Editor's note: This post has been updated to include comment from UC Davis School of Law Professor Gabriel "Jack" Chin.
by Jeremy Leaming
The U.S. Supreme Court voting 7-2 dealt a setback to Arizona’s rigid voter ID law, saying the state’s additional citizenship requirements were preempted by federal elections laws.
The setback could be seen as a victory of sorts for opponents of state efforts aimed at crafting and implementing more hurdles to voting, ones that disproportionately impact minorities, poor people, the elderly and students. Justice Antonin Scalia’s opinion, however, left the door open for Arizona and other states to try to alter the National Voter Registration Act (NVRA, also known as motor-voter) to impose stricter requirements to vote.
In Arizona v. Inter Tribal Council, the majority led by Scalia found that Arizona’s Proposition 200 provision requiring elections officials to “reject any application for registration that is not accompanied by satisfactory evidence of United States citizenship” must “give way” to the federal form created by the Election Assistance Commission (EAC). The NVRA requires states to “accept and use” that federal form. As Scalia noted, the federal form “does not require documentary evidence of citizenship; rather it requires only that an applicant aver, under penalty of perjury, that he is a citizen.” Scalia was joined by Chief Justice John Roberts and Justices Ruth Bader Ginsburg, Stephen Breyer, Sonia Sotomayor and Elena Kagan.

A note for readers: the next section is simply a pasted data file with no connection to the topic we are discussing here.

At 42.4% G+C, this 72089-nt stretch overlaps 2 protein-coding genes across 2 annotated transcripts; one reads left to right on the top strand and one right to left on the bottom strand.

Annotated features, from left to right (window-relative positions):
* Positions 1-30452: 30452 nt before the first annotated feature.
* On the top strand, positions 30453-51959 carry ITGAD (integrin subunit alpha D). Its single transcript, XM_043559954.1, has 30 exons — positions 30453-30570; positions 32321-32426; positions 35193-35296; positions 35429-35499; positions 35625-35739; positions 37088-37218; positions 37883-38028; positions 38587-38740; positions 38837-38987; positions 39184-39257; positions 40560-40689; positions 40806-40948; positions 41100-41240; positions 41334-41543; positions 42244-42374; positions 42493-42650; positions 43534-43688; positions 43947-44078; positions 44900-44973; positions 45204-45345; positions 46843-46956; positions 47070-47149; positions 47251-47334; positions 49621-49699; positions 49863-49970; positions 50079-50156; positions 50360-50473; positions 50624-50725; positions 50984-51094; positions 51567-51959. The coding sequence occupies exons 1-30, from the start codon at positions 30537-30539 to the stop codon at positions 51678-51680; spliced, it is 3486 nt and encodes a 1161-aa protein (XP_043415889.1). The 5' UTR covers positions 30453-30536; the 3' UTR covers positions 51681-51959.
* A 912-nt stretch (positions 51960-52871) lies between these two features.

The NVRA and the EAC were created pursuant to the Constitution’s Elections Clause (Article I, Section 4), which states, “The Times, Places and Manner of holding Elections for Senators and Representatives, shall be prescribed in each State by the Legislature thereof; but the Congress may at any time by Law make or alter such Regulations ….”
Scalia wrote that the “textual question” in the case centered on whether the NVRA’s requirement that states “accept and use” the federal form preempts Arizona’s state-law requirement that officials reject “the application of a prospective voter who submits a completed Federal Form unaccompanied by documentary evidence of citizenship.”
Arizona officials argued that its reading of the federal law allowed it to reject a federal form if it failed to include the additional information set out in the state law.
Scalia said it “is improbable” that the federal law “envisions a completed copy of the form it takes such pains to create as being anything less than ‘valid.’”
He continued, “States retain the flexibility to design and use their own registration forms, but the Federal Form [created by the EAC] provides a backstop: No matter what procedural hurdles a State’s own form imposes, the Federal Form guarantees that a simple means of registering to vote in federal elections will be available.”